Monday, July 10, 2017

Quick Sips - The Dark #26

July has arrived at The Dark Magazine with a pair of original stories that deliver characters driven toward a singular goal. For one of the characters, it’s a release from an oppressive setting where he must constantly live in fear of his skin. For the other, it’s respect and power that he craves, that leads him down a rapidly darkening path. Both men face danger and face difficulty, but they handle things in very different ways. The stories show how the pursuit of a goal can be affirming or destructive, how it can work to free a person or chain them to a string of bad decisions. These are stories that show how both characters do not shy away from violence, but that they eventually have to make the decision of how that violence will define them. Will they overcome it, and find a more peaceful way out, or will they embrace it, and let it lead them toward their desires? It’s a great month of stories and I’m going to get right to those reviews!

Art by Vincent Chong

“A Performance for Painted Bones” by Kelly Stewart (4868 words)

In this story, a dancer finds himself in a land of the dead, where most everyone has lost their flesh and exist as skeletons moving about this strange afterlife seeking entertainment and generally being creepy. For the dancer, still in possession of his flesh, the setting is something of a nightmare. There is constantly the pressure to give up his flesh even as it’s something that makes him valuable to people, exotic and fetishized. And yet the desire to return to the land of the living is strong in him, and despite the constant pressure to conform, to just be what the skeletons want him to be, the dancer plots his escape. Meanwhile the story is populated by a few other people with flesh, namely a hunter whose job it is to police those with flesh with the help of a rifle and a pair of skeletal hounds. This form of self-policing is familiar and wrenching, showing how oppressive this setting is with how it pits the marginalized against each other. And the setting is just nicely creepy and complex, all people riding in on a train, losing everything from their previous lives. They are stripped of more than possessions and clothes, though, and they emerge just dead, their identities made into roles, not names. And for the dancer it’s a place where he will never belong, and more so where he’ll never be safe as long as he clings to what’s left of his identity. I love the way the story handles the performative nature of his presence in this place, where he must strive to be what people want while keeping his core true to his mission, true to himself. There’s something melancholy and broken about this world, a real sense that something has been lost on the train ride over, and that moving sadness soaks into everything about the piece. And yet for that the story does not crush hope. The road is definitely not easy, nor is the end a guarantee of happiness, but the dance does not give up, and by the end there is still a hope that things might get better, or at least for the dancer that they will change. A great read!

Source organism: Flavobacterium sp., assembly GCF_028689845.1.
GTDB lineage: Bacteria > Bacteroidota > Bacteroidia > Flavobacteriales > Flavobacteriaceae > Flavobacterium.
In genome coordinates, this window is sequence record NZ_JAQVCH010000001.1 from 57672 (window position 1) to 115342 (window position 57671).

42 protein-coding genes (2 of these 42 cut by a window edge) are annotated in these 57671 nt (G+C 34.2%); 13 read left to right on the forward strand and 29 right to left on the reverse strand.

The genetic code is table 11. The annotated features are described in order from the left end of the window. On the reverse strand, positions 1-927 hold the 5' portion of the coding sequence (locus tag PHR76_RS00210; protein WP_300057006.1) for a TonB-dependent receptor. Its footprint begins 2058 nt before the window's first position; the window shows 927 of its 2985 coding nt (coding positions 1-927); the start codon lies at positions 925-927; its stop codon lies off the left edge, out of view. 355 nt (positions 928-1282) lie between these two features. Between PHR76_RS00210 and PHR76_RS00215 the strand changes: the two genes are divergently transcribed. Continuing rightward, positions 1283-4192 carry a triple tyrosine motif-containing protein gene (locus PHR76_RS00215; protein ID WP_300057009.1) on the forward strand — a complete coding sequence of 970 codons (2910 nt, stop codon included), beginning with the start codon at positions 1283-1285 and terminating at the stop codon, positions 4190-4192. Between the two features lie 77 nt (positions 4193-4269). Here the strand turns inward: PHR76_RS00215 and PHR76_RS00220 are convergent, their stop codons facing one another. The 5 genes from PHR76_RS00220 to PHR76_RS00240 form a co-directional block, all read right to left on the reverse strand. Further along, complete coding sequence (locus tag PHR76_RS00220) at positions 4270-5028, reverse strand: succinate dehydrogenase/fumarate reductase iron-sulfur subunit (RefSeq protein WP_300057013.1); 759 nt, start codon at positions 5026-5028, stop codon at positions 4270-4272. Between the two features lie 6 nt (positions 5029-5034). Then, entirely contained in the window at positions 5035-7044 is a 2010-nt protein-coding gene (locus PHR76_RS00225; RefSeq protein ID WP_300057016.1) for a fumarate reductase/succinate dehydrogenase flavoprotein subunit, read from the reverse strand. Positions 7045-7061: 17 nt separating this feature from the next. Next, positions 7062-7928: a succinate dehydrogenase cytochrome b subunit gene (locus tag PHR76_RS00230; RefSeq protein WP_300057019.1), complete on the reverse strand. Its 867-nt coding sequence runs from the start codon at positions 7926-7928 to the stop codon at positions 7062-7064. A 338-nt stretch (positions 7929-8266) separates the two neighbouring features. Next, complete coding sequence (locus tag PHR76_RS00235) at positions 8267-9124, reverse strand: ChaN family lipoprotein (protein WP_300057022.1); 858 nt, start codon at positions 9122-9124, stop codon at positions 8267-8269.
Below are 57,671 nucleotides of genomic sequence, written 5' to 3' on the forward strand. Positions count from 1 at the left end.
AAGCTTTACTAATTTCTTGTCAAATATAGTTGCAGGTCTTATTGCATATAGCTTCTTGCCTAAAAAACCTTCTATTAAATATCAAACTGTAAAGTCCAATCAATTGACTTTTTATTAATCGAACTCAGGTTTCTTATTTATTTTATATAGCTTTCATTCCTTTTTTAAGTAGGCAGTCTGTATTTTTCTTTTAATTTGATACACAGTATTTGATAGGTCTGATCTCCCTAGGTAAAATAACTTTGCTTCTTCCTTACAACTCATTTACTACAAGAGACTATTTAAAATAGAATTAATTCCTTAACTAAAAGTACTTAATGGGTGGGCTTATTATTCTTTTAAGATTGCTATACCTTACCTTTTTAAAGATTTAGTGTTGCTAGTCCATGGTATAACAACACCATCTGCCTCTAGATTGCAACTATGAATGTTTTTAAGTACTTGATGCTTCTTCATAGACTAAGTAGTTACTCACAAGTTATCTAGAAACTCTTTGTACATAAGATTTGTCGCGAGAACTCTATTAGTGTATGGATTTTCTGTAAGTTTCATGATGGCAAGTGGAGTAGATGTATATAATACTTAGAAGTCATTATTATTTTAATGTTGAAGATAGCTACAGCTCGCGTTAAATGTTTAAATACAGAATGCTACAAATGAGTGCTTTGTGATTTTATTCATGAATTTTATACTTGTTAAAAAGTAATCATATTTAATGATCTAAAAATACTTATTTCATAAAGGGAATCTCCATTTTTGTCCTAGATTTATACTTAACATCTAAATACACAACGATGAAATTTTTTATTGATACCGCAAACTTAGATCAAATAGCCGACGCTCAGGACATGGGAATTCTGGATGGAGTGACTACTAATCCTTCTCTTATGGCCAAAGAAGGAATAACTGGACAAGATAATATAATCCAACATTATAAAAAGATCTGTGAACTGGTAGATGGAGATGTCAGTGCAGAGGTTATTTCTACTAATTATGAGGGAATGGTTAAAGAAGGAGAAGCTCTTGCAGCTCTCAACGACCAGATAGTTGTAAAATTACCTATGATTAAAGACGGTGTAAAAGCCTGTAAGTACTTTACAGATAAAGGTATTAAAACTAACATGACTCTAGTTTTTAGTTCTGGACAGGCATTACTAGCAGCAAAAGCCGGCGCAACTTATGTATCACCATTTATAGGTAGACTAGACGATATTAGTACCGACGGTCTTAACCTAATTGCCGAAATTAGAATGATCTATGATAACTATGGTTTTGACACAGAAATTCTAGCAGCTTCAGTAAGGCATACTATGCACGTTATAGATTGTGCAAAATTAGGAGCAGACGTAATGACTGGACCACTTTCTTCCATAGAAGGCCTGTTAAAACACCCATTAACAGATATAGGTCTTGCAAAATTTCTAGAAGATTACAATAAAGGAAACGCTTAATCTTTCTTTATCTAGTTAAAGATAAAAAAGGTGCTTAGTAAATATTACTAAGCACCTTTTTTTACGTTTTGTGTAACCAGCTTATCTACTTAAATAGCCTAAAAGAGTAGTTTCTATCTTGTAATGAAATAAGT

“A Lasting Legacy” by Osahon Ize-Iyamu (2392 words)

This story reveals Ogu, a young man on the edge of entering adulthood, and with it a chance at earning a leadership position among his people, at becoming the new sheriff. It’s something he feels like he deserves because of his skills and in part because he needs it in order to wash away the shame that his male relatives have brought to his family, all of them disgraces. To add urgency to his mission, his deadbeat uncle has come to live with him and his mother and it all just acts as an added reminder that Ogu wants to be respected, wants to be admired. Not to be a laughing stock like the rest of his male relatives. And the darkness of the piece arises from the way that trying to break this cycle pushes Ogu toward its fulfillment, pushes him toward making the same sorts of mistakes, or even worse mistakes, than the rest of the people who came before him. By being so focused on his honor, on the respect he hoped for, on the rewards that it would bring, and ignoring all the support he had already earned, Ogu wrote his own tragedy. And I like how Ogu has all the chances to turn back, to content himself with his work, with being good and useful. That he gets so obsessed with being the best, with winning this position, seems to be a symptom not of moral virtue but of selfishness and vanity. There’s no evidence, after all, that he is treated poorly because of his family. He seems to have carved out a place for himself with his labor and his drive, but he’s never satisfied. And because of that he finds a voice that shares that hunger, but in a wholly destructive way, and the story wades into some very dark, very creepy waters and never looks back, and it’s a sinking and intense read that you should be sure to check out!


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